2. Informed Consent with patient and family
      1. Set reasonable expectations
      2. Medications offer only modest benefit at best in function
      3. Rate of cognitive decline and outcomes including Nursing Home placement are not affected
  5. Re-evaluate at 6 month intervals
    1. Repeat scales performed at baseline (MMSE, ADL, IADL)
    2. Indicators to continue acetylcholinesterase inhibitor (or NMDA Receptor Blocker)
      1. Patient improved or stable on current agent
    3. Indicators to switch to other agent
      1. Decline in MMSE (>2 points)
      2. Decline in ADL or IADL
    4. Indicators to discontinue cholinesterase inhibitors (or NMDA Receptor Blocker)
      1. Persistent decline in MMSE and ADL or IADL
      2. Intolerable side effects
      3. MMSE <10 with dependency in all ADLs
      4. Severe Dementia with minimal functional capacity (bedridden, non-verbal)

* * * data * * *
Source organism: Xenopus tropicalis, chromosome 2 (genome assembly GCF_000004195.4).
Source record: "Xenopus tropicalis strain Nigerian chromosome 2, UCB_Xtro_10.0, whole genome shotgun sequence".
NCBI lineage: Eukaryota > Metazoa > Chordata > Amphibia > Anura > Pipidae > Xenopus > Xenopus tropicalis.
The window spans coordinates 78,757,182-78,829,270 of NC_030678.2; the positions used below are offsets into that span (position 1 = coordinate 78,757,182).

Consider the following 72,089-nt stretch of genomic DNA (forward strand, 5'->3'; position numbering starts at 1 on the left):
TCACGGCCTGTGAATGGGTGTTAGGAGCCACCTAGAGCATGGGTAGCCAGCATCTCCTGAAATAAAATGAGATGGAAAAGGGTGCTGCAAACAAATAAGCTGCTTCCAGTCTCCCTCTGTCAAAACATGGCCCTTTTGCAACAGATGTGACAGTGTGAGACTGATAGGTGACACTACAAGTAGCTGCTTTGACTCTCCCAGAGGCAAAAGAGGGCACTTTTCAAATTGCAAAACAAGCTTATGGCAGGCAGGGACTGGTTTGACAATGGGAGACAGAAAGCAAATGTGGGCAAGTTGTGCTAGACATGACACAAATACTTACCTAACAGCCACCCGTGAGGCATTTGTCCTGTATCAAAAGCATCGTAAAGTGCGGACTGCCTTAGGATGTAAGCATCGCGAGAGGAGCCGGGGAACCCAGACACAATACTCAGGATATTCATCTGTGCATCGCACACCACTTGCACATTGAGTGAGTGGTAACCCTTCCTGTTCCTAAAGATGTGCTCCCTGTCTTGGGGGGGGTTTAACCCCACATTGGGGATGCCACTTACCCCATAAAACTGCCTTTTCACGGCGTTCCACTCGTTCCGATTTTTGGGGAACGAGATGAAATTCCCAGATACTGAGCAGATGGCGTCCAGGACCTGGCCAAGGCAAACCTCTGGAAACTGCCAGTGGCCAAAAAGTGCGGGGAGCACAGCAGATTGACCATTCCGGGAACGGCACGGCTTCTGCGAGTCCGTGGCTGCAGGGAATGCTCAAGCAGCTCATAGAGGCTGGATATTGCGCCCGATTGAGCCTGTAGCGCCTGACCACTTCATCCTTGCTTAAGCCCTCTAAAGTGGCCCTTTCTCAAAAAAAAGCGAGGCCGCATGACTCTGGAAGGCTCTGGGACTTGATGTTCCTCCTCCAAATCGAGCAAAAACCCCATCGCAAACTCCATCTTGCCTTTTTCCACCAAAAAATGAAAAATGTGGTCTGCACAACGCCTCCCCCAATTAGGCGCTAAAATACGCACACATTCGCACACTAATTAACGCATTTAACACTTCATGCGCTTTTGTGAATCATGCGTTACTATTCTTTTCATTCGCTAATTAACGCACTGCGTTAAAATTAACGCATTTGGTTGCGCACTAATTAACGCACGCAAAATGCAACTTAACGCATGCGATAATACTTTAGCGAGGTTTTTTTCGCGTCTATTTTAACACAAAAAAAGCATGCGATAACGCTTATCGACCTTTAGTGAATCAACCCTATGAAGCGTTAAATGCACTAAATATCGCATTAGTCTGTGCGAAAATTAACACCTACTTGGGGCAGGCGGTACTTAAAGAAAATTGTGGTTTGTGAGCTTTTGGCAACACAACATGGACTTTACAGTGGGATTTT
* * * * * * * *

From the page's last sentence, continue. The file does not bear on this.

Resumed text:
6. Stopping agents (acetylcholinesterase inhibitor, NMDA Receptor Blockers)
    1. Taper medications off over 4 weeks

V. Management: Medications

  1. Acetylcholinesterase Inhibitors
    1. Efficacy
      1. Improve neuropsychiatric scores 7 points
        1. Seven point improvement equals ~1 year of decline
        2. Benefits may persist for 1-2 years
        3. Rogers (1998) Arch Intern Med 158:1021-31 [PubMed] (or open in [QxMD Read])
      2. Meta-analysis shows marginal benefit to risk ratio
        1. Where NNT is Number Needed to Treat
        2. NNT for global improvement: 10
        3. NNT for cognitive improvement: 12
        4. NNT for significant side effects to stop med: 16
        5. Lanctot (2003) CMAJ 169:557-64 [PubMed] (or open in [QxMD Read])
    2. Agents
      1. Donepezil (Aricept): Preferred agent